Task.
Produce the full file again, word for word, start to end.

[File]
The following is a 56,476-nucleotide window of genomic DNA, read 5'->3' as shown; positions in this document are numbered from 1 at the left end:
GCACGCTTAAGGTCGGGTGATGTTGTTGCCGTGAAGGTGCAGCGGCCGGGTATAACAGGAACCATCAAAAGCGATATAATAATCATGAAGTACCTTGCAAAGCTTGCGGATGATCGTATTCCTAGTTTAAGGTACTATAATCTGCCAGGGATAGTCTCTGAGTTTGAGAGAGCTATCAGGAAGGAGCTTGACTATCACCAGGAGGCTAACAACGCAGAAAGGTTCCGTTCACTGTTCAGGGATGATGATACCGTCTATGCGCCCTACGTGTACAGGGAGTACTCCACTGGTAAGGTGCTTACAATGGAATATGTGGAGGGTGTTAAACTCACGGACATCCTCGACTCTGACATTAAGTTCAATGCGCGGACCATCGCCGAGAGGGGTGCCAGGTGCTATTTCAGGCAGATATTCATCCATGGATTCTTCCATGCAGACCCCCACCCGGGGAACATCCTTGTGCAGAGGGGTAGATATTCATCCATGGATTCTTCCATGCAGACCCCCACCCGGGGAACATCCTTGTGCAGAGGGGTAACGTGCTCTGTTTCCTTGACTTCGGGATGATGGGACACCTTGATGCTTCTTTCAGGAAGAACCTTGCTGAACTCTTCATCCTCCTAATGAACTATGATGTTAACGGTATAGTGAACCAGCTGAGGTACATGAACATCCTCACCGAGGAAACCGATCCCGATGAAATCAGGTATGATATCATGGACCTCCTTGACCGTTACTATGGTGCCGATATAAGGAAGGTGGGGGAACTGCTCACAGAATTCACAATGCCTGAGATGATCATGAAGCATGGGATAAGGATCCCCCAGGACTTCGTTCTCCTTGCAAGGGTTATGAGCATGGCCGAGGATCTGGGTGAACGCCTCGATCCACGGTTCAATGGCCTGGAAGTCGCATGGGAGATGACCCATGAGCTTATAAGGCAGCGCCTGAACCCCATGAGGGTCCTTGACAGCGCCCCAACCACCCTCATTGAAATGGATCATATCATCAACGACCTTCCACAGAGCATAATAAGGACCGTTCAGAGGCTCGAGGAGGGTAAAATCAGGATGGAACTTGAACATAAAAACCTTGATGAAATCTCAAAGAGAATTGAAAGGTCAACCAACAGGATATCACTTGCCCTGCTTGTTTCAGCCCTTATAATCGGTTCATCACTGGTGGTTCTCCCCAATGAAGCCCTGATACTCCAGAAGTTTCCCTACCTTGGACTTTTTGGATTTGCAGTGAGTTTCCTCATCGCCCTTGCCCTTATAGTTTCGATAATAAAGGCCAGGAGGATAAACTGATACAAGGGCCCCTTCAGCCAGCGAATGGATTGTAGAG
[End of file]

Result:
The following is a 56,476-nucleotide window of genomic DNA, read 5'->3' as shown; positions in this document are numbered from 1 at the left end:
GCACGCTTAAGGTCGGGTGATGTTGTTGCCGTGAAGGTGCAGCGGCCGGGTATAACAGGAACCATCAAAAGCGATATAATAATCATGAAGTACCTTGCAAAGCTTGCGGATGATCGTATTCCTAGTTTAAGGTACTATAATCTGCCAGGGATAGTCTCTGAGTTTGAGAGAGCTATCAGGAAGGAGCTTGACTATCACCAGGAGGCTAACAACGCAGAAAGGTTCCGTTCACTGTTCAGGGATGATGATACCGTCTATGCGCCCTACGTGTACAGGGAGTACTCCACTGGTAAGGTGCTTACAATGGAATATGTGGAGGGTGTTAAACTCACGGACATCCTCGACTCTGACATTAAGTTCAATGCGCGGACCATCGCCGAGAGGGGTGCCAGGTGCTATTTCAGGCAGATATTCATCCATGGATTCTTCCATGCAGACCCCCACCCGGGGAACATCCTTGTGCAGAGGGGTAGATATTCATCCATGGATTCTTCCATGCAGACCCCCACCCGGGGAACATCCTTGTGCAGAGGGGTAACGTGCTCTGTTTCCTTGACTTCGGGATGATGGGACACCTTGATGCTTCTTTCAGGAAGAACCTTGCTGAACTCTTCATCCTCCTAATGAACTATGATGTTAACGGTATAGTGAACCAGCTGAGGTACATGAACATCCTCACCGAGGAAACCGATCCCGATGAAATCAGGTATGATATCATGGACCTCCTTGACCGTTACTATGGTGCCGATATAAGGAAGGTGGGGGAACTGCTCACAGAATTCACAATGCCTGAGATGATCATGAAGCATGGGATAAGGATCCCCCAGGACTTCGTTCTCCTTGCAAGGGTTATGAGCATGGCCGAGGATCTGGGTGAACGCCTCGATCCACGGTTCAATGGCCTGGAAGTCGCATGGGAGATGACCCATGAGCTTATAAGGCAGCGCCTGAACCCCATGAGGGTCCTTGACAGCGCCCCAACCACCCTCATTGAAATGGATCATATCATCAACGACCTTCCACAGAGCATAATAAGGACCGTTCAGAGGCTCGAGGAGGGTAAAATCAGGATGGAACTTGAACATAAAAACCTTGATGAAATCTCAAAGAGAATTGAAAGGTCAACCAACAGGATATCACTTGCCCTGCTTGTTTCAGCCCTTATAATCGGTTCATCACTGGTGGTTCTCCCCAATGAAGCCCTGATACTCCAGAAGTTTCCCTACCTTGGACTTTTTGGATTTGCAGTGAGTTTCCTCATCGCCCTTGCCCTTATAGTTTCGATAATAAAGGCCAGGAGGATAAACTGATACAAGGGCCCCTTCAGCCAGCGAATGGATTGTAGAG